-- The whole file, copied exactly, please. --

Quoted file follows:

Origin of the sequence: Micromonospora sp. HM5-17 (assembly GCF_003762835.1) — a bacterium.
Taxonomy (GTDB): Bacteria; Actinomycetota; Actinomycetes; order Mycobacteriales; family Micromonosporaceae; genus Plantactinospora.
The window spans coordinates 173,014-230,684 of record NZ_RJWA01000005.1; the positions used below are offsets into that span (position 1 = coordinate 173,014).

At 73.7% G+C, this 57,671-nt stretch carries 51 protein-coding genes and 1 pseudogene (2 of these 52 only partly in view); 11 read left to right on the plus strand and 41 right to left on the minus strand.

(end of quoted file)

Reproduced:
Origin of the sequence: Micromonospora sp. HM5-17 (assembly GCF_003762835.1) — a bacterium.
Taxonomy (GTDB): Bacteria; Actinomycetota; Actinomycetes; order Mycobacteriales; family Micromonosporaceae; genus Plantactinospora.
The window spans coordinates 173,014-230,684 of record NZ_RJWA01000005.1; the positions used below are offsets into that span (position 1 = coordinate 173,014).

At 73.7% G+C, this 57,671-nt stretch carries 51 protein-coding genes and 1 pseudogene (2 of these 52 only partly in view); 11 read left to right on the plus strand and 41 right to left on the minus strand.